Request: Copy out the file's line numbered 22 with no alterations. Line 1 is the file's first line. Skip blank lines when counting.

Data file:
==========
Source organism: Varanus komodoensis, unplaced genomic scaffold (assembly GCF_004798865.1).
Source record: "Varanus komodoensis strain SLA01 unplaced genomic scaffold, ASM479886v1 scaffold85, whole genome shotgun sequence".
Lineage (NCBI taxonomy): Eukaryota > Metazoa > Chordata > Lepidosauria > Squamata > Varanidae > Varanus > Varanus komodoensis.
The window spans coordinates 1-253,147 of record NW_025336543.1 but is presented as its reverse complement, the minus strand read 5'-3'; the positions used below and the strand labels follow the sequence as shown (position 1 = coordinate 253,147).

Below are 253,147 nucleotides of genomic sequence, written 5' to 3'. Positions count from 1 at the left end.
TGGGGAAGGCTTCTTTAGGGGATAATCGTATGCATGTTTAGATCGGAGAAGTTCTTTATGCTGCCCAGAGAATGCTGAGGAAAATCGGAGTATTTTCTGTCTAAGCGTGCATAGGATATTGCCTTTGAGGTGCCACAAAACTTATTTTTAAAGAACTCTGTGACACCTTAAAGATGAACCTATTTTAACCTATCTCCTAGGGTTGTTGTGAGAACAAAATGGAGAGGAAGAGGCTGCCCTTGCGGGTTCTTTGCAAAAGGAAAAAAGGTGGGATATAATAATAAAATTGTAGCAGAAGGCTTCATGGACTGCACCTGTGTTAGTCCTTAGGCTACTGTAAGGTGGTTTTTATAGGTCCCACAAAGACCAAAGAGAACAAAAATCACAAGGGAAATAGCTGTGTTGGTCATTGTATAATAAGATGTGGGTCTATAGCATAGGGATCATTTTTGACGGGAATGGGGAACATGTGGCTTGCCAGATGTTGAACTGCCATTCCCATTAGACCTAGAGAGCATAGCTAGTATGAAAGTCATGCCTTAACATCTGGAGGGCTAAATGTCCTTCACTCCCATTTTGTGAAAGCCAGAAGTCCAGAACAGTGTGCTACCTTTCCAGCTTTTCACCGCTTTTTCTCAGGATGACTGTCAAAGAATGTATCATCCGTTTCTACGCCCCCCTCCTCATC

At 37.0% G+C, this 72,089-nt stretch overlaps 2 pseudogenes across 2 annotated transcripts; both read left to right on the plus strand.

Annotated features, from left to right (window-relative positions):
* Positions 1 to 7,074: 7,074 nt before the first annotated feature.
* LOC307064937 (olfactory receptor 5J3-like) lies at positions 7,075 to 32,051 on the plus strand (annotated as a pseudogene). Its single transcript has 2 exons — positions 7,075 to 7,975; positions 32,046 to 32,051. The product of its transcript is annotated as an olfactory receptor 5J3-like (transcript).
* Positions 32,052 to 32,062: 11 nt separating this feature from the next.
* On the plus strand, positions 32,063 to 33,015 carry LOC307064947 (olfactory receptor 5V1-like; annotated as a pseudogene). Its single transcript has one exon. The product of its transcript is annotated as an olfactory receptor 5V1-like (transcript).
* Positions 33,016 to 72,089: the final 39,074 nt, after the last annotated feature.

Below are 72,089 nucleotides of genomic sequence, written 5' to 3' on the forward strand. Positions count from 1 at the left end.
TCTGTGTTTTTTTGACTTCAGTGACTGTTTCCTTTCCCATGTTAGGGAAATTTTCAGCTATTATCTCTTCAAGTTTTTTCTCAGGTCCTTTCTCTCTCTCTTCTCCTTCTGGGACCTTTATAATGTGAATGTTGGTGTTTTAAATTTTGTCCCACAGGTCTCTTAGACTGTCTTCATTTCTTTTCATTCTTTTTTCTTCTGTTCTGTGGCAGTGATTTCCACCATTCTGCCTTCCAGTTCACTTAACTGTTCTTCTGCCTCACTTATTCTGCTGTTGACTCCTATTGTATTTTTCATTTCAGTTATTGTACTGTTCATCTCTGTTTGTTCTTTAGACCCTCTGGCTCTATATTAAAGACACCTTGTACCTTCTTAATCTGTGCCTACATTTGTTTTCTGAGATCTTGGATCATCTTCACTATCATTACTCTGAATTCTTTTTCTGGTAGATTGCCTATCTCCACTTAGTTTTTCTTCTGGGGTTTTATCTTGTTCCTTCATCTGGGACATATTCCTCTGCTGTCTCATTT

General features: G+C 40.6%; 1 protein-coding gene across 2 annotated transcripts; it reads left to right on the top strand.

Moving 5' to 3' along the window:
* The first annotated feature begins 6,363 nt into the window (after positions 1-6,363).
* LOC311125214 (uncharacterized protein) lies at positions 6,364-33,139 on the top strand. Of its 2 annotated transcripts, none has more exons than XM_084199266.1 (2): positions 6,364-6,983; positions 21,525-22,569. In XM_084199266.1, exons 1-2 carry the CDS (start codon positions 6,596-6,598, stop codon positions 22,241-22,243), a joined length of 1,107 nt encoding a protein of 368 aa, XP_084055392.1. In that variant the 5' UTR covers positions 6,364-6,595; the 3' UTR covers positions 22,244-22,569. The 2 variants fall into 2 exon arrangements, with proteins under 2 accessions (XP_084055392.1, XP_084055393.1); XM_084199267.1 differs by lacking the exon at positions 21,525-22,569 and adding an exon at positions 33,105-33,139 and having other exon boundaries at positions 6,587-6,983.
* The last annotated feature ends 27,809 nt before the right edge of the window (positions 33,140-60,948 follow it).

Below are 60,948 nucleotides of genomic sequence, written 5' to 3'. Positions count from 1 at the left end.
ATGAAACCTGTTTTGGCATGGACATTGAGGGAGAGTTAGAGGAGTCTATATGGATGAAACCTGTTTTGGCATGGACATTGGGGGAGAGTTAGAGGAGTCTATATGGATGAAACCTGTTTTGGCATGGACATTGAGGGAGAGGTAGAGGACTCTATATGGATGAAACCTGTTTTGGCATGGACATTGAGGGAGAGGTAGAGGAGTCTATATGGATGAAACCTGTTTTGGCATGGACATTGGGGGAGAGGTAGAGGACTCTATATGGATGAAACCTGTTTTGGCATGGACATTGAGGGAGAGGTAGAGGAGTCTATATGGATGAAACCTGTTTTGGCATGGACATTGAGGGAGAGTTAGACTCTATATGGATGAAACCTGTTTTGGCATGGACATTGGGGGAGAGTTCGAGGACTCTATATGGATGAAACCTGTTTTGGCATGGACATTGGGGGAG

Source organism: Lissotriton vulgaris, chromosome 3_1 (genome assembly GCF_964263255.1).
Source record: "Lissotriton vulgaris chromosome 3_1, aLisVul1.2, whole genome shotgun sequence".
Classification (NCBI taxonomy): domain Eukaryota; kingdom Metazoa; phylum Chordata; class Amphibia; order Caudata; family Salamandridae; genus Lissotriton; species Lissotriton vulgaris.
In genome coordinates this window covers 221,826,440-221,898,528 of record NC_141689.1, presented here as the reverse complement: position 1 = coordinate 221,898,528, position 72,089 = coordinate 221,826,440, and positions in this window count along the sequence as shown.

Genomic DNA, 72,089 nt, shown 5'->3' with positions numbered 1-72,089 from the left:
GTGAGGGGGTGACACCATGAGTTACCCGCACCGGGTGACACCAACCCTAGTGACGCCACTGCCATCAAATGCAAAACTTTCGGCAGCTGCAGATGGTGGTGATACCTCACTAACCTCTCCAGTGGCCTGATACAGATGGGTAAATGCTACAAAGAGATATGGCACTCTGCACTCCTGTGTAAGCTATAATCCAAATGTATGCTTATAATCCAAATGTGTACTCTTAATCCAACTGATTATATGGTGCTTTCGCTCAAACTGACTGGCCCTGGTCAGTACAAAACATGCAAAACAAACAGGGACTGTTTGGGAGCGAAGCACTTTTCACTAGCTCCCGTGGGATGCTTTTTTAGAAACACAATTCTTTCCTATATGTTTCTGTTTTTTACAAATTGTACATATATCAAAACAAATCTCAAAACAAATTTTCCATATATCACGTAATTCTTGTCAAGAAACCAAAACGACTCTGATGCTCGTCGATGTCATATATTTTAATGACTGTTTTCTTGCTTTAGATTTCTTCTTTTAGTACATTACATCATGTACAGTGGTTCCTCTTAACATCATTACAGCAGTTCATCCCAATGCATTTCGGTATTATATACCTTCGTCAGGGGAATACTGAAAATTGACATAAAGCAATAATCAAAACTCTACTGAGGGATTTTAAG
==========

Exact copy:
ATGAAACCTGTTTTGGCATGGACATTGAGGGAGAGTTAGAGGAGTCTATATGGATGAAACCTGTTTTGGCATGGACATTGGGGGAGAGTTAGAGGAGTCTATATGGATGAAACCTGTTTTGGCATGGACATTGAGGGAGAGGTAGAGGACTCTATATGGATGAAACCTGTTTTGGCATGGACATTGAGGGAGAGGTAGAGGAGTCTATATGGATGAAACCTGTTTTGGCATGGACATTGGGGGAGAGGTAGAGGACTCTATATGGATGAAACCTGTTTTGGCATGGACATTGAGGGAGAGGTAGAGGAGTCTATATGGATGAAACCTGTTTTGGCATGGACATTGAGGGAGAGTTAGACTCTATATGGATGAAACCTGTTTTGGCATGGACATTGGGGGAGAGTTCGAGGACTCTATATGGATGAAACCTGTTTTGGCATGGACATTGGGGGAG